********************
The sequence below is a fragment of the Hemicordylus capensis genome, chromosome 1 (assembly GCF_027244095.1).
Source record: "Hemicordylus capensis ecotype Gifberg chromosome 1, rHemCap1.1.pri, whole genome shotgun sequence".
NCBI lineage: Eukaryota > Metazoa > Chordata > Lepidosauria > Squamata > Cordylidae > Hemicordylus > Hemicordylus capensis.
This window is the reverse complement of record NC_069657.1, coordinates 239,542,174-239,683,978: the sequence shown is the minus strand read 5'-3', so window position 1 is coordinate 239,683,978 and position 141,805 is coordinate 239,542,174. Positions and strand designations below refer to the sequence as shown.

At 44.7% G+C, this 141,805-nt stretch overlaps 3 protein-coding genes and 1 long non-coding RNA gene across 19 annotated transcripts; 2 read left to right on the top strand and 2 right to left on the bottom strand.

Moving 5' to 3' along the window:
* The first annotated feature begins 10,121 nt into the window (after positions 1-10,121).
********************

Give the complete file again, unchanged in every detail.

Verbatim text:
The sequence below is a fragment of the Hemicordylus capensis genome, chromosome 1 (assembly GCF_027244095.1).
Source record: "Hemicordylus capensis ecotype Gifberg chromosome 1, rHemCap1.1.pri, whole genome shotgun sequence".
NCBI lineage: Eukaryota > Metazoa > Chordata > Lepidosauria > Squamata > Cordylidae > Hemicordylus > Hemicordylus capensis.
This window is the reverse complement of record NC_069657.1, coordinates 239,542,174-239,683,978: the sequence shown is the minus strand read 5'-3', so window position 1 is coordinate 239,683,978 and position 141,805 is coordinate 239,542,174. Positions and strand designations below refer to the sequence as shown.

At 44.7% G+C, this 141,805-nt stretch overlaps 3 protein-coding genes and 1 long non-coding RNA gene across 19 annotated transcripts; 2 read left to right on the top strand and 2 right to left on the bottom strand.

Moving 5' to 3' along the window:
* The first annotated feature begins 10,121 nt into the window (after positions 1-10,121).